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Rays Tales: Plenty of home runs, but little else

The Rays, through the first six weeks of the season, have been playing power ball.

They are hitting more home runs than ever at this point of the season — 46 through Friday, 1.39 per game — and are on a pace for 226, which would smash their club record of 199 set in 2009.

That, you would think, would be a good thing.

But the homers have accounted for an unusually large — and unsustainable — percentage of the Rays' runs, nearly 60 percent, well above the league average of 37.3, as they overall rank near the bottom of the league in runs scored.

And that, as you can imagine, is not so good.

"We'll take all the home runs we can get," manager Kevin Cash said. "But the nights we're not able to find that, we've got to do it another way."

The Rays went into this season expecting to hit more home runs based on the players they added (such as Corey Dickerson, who has eight and is on pace for 39; and Steve Pearce, five and 25) and the benefit of experience and better health with some returnees (such as Steven Souza Jr., also eight and 39; and Curt Casali, four and 20).

What they didn't anticipate was the overall dearth of other forms of run production, on a pace through Friday for 572, which would be the fewest in their 19-season history.

"We wanted to add more of a power dimension to the club, and early on it looks like that is coming through," team VP Chaim Bloom said. "To this point we haven't scored as many runs as we'd like to by other means, but we're very optimistic that that part is going to turn around."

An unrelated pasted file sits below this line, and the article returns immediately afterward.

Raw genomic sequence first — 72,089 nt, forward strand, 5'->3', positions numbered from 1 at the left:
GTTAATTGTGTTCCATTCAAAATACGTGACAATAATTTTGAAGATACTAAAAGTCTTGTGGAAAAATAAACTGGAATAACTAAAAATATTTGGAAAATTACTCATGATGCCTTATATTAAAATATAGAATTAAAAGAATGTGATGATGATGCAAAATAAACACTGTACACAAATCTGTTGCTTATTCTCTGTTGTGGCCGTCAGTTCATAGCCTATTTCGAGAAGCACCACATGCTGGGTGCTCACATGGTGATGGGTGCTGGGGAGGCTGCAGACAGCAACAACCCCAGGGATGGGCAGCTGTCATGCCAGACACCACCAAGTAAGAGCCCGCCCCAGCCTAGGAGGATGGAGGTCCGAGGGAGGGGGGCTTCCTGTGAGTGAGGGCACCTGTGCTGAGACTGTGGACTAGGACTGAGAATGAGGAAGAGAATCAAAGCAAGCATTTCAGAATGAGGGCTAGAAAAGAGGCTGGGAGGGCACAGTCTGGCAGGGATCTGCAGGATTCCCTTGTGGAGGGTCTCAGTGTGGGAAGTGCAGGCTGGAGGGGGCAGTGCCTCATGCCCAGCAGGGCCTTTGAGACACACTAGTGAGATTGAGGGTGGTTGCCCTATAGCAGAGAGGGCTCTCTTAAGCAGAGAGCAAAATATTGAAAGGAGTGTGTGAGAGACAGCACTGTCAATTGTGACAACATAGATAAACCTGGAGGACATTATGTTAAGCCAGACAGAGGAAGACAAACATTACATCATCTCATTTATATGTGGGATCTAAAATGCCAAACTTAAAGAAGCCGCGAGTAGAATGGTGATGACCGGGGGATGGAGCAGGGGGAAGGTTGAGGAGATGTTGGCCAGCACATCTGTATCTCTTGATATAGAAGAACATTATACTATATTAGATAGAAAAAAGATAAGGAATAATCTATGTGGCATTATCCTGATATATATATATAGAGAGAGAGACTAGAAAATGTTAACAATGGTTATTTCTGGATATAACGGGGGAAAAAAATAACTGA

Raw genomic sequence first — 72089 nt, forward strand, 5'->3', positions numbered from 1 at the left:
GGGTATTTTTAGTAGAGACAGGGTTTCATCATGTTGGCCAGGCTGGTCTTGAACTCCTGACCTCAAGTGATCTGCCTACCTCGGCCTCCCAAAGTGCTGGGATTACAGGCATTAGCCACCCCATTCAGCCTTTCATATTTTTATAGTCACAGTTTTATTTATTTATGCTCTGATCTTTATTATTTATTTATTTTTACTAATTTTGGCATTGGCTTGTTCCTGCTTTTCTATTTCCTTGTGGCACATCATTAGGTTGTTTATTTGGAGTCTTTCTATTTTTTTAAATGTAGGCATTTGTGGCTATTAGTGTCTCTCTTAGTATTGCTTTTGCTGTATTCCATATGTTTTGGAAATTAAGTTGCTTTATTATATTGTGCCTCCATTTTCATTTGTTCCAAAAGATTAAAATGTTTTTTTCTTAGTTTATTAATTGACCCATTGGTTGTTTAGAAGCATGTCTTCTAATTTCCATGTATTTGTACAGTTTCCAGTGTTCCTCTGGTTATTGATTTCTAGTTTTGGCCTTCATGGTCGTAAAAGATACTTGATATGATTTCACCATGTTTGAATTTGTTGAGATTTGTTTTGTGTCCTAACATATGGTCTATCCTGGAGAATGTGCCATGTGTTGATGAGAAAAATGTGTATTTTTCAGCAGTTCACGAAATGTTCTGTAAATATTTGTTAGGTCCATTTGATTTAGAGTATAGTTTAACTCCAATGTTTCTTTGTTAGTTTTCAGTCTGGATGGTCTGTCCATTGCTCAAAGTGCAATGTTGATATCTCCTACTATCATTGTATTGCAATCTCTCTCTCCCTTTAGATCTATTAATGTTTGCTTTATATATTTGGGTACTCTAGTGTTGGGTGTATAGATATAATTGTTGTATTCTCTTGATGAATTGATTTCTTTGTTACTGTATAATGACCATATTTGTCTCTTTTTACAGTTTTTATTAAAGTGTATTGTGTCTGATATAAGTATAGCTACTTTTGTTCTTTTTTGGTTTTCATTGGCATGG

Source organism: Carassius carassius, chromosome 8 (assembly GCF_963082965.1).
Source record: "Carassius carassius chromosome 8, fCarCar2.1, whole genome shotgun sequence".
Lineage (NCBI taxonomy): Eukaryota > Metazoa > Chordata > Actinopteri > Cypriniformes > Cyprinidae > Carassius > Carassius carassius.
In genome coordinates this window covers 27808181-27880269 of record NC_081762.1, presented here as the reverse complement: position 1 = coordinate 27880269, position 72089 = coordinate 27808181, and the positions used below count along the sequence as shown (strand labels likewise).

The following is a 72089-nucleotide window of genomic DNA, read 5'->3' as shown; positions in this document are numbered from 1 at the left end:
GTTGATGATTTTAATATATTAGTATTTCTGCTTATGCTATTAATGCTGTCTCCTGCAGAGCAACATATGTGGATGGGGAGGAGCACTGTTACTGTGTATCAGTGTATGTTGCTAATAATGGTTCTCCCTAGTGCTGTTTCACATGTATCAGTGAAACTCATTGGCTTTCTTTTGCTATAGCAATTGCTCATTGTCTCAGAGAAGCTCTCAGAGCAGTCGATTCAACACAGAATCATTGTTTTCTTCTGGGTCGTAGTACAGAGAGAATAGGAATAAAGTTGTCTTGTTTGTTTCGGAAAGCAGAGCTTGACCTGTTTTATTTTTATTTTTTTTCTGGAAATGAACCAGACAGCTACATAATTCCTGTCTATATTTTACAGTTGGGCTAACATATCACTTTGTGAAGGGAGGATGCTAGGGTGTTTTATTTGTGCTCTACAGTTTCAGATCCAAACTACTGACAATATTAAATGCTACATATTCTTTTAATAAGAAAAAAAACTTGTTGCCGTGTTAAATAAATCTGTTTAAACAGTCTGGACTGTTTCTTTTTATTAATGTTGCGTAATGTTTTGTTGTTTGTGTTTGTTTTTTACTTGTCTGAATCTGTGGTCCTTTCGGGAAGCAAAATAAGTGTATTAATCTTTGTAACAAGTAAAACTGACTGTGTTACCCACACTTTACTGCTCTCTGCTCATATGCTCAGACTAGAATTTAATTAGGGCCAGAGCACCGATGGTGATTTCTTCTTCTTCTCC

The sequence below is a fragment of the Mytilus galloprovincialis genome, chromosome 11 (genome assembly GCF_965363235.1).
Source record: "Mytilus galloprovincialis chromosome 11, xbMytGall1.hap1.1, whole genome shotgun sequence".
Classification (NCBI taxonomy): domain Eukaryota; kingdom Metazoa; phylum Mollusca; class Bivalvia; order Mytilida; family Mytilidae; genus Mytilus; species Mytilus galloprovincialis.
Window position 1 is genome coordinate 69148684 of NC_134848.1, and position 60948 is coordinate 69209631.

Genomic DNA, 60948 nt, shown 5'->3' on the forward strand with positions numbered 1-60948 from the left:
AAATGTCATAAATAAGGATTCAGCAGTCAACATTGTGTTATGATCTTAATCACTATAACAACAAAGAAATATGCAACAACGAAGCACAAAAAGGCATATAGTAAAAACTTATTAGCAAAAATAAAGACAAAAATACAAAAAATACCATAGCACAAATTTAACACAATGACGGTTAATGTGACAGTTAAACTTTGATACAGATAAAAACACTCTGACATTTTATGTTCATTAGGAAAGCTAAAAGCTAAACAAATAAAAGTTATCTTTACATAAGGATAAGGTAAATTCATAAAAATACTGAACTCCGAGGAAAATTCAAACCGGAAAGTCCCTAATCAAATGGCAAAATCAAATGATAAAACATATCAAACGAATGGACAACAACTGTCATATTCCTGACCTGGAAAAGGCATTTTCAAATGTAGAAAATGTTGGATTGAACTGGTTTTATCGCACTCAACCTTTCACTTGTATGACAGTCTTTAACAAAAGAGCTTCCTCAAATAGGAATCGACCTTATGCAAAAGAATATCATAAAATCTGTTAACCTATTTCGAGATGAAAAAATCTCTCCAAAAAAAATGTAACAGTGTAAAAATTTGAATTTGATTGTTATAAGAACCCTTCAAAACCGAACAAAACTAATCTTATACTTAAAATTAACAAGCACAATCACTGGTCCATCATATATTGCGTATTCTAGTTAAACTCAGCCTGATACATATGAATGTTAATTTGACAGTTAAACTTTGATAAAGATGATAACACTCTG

Could there be a connection? In hitting more home runs, the Rays have been striking out more, 321 times in 33 games, and are on pace to break that team record, too.

"We're built different," hitting coach Derek Shelton said. "We have different guys who can hit the ball out of the ballpark, and some guys hit the ball out of the ballpark and swing and miss a little bit more than guys we've had in the past. We still have to do a better job situationally."

Adding to the inequity of the total runs equation is that a large share of the team's homers, 31 of the first 46, have been solo shots. That's typically the case, based on game situations, but still higher than average, which seems somewhat random, thus theoretically improvable.

The best-case scenario for the Rays, obviously, is to improve their ability to score runs in other ways and keep going deep.

"We just need to get on track and keep the line moving a little bit better," Cash said, "whether it's home runs or hits."